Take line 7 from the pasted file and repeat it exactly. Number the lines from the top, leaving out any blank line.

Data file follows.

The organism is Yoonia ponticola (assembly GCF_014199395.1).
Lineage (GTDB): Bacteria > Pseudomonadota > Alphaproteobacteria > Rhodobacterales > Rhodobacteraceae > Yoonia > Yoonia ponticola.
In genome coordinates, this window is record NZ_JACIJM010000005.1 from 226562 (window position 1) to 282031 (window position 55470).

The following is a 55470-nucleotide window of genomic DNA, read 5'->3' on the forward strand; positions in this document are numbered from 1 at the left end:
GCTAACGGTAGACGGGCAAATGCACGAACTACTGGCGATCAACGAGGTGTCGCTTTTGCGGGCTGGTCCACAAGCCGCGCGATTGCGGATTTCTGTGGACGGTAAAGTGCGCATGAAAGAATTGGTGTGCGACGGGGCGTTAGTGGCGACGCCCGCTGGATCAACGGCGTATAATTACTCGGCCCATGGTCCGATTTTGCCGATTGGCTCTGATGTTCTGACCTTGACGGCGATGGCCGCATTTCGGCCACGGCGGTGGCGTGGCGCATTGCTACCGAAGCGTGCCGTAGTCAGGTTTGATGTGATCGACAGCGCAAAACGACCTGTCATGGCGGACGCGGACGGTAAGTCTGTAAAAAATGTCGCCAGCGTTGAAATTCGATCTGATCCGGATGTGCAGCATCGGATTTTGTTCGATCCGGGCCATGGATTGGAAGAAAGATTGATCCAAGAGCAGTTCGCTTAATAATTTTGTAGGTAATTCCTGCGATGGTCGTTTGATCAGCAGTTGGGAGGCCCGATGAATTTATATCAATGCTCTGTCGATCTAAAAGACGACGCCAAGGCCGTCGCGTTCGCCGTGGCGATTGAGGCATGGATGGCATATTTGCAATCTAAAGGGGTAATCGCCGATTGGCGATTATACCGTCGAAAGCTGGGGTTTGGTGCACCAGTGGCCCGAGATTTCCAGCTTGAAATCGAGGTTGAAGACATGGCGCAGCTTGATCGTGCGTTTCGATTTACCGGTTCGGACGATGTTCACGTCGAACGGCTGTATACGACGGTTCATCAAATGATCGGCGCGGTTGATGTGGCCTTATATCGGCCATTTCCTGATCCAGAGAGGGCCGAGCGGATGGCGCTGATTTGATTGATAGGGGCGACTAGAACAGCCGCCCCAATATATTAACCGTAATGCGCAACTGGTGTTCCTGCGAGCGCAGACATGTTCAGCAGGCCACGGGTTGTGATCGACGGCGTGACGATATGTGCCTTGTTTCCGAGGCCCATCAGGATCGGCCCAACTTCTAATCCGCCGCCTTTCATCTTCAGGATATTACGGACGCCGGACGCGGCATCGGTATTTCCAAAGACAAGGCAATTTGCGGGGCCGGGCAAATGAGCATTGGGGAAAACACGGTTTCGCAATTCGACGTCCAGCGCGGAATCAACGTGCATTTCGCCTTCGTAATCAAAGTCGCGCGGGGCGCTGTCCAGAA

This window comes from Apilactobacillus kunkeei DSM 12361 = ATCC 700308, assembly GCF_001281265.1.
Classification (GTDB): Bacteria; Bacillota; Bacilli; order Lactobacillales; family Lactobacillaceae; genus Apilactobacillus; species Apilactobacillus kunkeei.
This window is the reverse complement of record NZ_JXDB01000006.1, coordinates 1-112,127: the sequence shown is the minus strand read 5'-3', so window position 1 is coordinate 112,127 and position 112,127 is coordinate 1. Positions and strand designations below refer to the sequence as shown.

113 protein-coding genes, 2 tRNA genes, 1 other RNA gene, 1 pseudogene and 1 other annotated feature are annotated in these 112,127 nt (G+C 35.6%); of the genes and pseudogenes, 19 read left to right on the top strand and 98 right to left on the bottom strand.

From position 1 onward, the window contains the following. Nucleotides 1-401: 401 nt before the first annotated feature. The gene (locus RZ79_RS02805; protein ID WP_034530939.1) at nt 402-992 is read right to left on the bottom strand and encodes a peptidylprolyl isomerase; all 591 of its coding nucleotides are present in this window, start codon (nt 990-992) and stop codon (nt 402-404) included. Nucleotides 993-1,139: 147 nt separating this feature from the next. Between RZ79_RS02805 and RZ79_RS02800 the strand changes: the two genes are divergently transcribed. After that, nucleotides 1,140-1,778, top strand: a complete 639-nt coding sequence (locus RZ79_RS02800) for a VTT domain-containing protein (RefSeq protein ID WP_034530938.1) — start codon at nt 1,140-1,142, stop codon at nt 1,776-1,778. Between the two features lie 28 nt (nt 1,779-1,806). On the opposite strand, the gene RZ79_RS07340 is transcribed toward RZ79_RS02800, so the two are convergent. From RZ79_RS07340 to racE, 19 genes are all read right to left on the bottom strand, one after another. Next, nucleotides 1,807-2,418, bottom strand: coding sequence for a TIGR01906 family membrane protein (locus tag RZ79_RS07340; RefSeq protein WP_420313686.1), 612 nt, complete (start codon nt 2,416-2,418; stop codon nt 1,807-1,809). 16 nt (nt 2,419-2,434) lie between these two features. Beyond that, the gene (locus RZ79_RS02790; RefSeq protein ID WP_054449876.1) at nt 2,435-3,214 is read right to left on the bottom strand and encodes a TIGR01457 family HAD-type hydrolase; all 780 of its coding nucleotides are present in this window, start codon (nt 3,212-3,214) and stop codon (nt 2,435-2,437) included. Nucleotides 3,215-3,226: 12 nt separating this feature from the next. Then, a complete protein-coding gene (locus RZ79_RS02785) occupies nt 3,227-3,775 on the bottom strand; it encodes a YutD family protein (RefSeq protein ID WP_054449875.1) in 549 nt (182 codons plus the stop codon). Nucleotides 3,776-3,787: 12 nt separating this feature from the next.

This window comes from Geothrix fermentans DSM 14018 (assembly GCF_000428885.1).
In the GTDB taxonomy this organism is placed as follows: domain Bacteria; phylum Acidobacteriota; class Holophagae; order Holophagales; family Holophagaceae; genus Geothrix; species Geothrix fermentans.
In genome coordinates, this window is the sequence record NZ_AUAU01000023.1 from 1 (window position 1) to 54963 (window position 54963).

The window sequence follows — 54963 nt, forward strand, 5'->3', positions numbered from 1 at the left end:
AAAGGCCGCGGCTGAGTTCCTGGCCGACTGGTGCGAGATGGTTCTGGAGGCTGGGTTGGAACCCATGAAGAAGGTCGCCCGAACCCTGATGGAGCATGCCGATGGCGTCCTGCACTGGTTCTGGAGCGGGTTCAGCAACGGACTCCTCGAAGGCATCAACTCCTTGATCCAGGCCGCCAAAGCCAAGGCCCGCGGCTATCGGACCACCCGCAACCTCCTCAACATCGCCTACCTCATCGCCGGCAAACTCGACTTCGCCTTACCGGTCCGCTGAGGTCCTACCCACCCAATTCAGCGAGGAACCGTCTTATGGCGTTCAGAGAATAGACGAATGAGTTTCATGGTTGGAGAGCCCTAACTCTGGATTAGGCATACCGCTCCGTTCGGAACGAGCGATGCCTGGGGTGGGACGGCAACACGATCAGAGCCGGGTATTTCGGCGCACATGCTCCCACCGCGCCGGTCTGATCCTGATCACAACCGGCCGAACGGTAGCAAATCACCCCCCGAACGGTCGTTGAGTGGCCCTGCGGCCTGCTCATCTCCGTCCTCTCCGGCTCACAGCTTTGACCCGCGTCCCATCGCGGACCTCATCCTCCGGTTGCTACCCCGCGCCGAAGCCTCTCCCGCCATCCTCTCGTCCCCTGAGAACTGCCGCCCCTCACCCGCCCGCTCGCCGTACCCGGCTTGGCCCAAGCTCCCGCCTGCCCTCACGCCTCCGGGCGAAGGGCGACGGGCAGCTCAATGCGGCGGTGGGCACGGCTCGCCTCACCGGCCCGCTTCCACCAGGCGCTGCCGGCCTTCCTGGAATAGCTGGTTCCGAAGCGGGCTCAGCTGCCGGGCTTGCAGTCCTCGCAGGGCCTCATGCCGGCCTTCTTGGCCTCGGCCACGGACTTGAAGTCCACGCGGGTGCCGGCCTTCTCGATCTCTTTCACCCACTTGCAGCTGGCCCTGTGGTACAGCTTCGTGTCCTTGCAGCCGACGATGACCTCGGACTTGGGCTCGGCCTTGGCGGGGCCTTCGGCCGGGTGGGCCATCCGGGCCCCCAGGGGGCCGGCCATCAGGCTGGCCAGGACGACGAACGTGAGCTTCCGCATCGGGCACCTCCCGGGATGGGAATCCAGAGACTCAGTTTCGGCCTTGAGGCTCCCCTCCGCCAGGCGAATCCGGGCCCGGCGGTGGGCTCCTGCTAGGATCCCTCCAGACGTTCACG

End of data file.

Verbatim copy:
Classification (GTDB): Bacteria; Bacillota; Bacilli; order Lactobacillales; family Lactobacillaceae; genus Apilactobacillus; species Apilactobacillus kunkeei.